TD holds his hands up over 'very serious matter'
INDEPENDENT TD Mick Wallace has admitted he was wrong to withhold employers’ contributions for his workers’ pension scheme.
Wallace said he was “holding my hands up” over the €7,000 fine imposed on him by Judge James Paul McDonnell.
Speaking after the court action, Mr Wallace said withholding employers’ pension contribution was a “serious matter” and the courts were right to take it seriously.
Wallace was fined €7,000 after pleading guilty on five counts of withholding employers’ contributions to the pension scheme of his workers between January 2008 and May 2008.
Wallace acknowledged he owed the money. However, he added that he was not as guilty as some would believe and he had “serious problems communicating with the Pensions Board at the time”.
He said there was €136,000 owed over the two years from January 2008 to January 2010.
At “no stage”, he said, was the employees’ contribution not made and the whole sum was discharged.
“I realise it is a very serious matter and the courts are right to deal with it in a serious fashion,” he said.
He also stressed that he had paid all the employees’ contributions on time and has paid all the money owed in pension payments.
When asked what the public will think of what he did, he responded: “People will make their own calls on that.”
Mary Hutch, head of regulation at the Pensions Board, said the nonpayment of employers’ contributions could be “very prejudicial” especially for those who die in service.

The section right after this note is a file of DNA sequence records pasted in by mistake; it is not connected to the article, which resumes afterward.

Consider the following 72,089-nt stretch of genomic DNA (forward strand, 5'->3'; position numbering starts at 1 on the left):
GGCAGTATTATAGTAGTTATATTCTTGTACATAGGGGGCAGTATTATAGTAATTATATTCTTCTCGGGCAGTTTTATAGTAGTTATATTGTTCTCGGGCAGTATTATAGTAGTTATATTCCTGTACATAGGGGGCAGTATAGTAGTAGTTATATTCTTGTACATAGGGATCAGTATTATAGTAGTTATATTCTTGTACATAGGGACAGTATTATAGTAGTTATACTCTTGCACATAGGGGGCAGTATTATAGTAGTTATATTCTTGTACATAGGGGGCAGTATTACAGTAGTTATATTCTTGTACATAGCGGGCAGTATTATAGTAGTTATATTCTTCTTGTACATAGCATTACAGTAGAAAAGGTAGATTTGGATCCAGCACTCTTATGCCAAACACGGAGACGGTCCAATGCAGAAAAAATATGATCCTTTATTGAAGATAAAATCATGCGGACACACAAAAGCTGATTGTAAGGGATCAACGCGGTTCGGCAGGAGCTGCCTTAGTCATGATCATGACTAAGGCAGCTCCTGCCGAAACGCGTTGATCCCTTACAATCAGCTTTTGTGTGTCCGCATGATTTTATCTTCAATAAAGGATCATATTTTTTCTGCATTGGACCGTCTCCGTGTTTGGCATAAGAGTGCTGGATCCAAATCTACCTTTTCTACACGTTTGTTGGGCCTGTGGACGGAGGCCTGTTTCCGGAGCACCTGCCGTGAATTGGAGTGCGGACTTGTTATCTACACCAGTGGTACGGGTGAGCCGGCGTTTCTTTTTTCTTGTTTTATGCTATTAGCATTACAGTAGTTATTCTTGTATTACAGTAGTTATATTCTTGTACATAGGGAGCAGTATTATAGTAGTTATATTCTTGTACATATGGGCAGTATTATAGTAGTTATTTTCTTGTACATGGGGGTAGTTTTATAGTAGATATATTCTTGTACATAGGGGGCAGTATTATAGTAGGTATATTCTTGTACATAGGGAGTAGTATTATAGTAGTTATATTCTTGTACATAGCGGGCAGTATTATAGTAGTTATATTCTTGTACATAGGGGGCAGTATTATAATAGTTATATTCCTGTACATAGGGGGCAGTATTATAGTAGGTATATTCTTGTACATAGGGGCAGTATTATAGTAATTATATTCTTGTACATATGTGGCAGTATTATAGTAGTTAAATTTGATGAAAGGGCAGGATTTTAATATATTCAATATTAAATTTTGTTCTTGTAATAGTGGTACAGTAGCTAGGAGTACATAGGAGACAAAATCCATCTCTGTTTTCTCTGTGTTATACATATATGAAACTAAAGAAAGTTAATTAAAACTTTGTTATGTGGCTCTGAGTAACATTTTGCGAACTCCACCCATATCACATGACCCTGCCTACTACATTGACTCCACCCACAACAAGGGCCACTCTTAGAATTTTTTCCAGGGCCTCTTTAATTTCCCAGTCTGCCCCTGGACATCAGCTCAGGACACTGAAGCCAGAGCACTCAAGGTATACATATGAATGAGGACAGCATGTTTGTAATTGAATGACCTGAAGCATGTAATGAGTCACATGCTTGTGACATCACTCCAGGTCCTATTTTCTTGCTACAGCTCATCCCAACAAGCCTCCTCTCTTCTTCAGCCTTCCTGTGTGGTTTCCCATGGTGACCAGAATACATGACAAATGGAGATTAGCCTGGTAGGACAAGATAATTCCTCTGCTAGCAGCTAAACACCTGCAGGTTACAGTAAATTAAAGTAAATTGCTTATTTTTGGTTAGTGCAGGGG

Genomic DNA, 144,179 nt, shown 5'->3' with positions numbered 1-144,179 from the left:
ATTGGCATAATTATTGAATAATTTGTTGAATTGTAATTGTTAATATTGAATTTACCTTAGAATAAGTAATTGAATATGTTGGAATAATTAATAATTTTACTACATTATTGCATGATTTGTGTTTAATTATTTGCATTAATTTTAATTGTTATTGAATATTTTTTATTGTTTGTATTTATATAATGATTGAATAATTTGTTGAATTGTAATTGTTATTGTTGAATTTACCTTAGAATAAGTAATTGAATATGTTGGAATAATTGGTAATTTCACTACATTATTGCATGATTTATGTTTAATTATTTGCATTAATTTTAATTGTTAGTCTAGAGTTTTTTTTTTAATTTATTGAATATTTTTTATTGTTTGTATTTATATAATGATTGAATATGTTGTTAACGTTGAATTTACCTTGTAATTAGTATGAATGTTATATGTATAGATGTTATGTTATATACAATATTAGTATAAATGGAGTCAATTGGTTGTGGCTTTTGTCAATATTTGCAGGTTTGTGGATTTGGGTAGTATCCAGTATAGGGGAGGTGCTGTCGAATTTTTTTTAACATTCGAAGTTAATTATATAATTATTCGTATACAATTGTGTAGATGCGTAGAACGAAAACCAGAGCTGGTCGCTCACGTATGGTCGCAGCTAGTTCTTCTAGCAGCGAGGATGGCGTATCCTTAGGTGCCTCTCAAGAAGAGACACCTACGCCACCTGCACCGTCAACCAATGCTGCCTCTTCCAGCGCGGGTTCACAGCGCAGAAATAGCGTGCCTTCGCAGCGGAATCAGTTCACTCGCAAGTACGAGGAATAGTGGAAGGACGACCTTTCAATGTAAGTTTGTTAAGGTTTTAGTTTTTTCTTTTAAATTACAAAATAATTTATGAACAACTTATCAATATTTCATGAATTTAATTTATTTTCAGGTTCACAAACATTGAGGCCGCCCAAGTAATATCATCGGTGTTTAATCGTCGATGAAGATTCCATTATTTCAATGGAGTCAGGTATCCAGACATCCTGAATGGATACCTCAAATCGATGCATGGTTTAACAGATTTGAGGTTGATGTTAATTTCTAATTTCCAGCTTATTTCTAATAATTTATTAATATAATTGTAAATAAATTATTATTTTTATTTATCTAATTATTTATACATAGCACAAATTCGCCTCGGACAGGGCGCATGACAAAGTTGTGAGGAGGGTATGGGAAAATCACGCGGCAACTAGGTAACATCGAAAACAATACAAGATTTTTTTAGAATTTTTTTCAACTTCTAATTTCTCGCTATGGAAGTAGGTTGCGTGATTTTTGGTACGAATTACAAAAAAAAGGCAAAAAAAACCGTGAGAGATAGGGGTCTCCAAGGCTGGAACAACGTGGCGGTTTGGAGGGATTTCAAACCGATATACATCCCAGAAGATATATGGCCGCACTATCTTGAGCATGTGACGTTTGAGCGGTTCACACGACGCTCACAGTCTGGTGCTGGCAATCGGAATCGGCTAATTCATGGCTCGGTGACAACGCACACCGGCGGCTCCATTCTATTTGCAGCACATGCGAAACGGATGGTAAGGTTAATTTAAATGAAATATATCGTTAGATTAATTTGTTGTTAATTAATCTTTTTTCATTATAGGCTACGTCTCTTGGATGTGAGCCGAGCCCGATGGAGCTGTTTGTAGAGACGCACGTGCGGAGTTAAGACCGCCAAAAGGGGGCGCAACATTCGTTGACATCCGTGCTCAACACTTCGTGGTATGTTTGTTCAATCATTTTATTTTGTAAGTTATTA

“In that event the death-in-service benefit cannot be paid to the scheme because the contributions have not been made on their behalf,” she said.
Ms Hutch also said such behaviour “radically diminishes” the pensions of employees who are deprived of all their contributions.
She described it as a “very significant case” in the context of the board’s investigations into the Construction Workers’ Pension Scheme where employers are not passing on pension contributions they deduct from employees.
Ms Hutch also revealed they were investigating 190 similar cases to Wallace, 40 of which are pending before the court.
In addition the board had secured 15 prosecutions so far this year. To date €4.5 million has been repatriated to the construction workers’ scheme.
“We take these cases very seriously indeed. Our major concern is to get the money paid back into the scheme,” she said.
“It is a very serious matter to take pension contributions from hardworking employees and not pass them on to the scheme on their behalf.”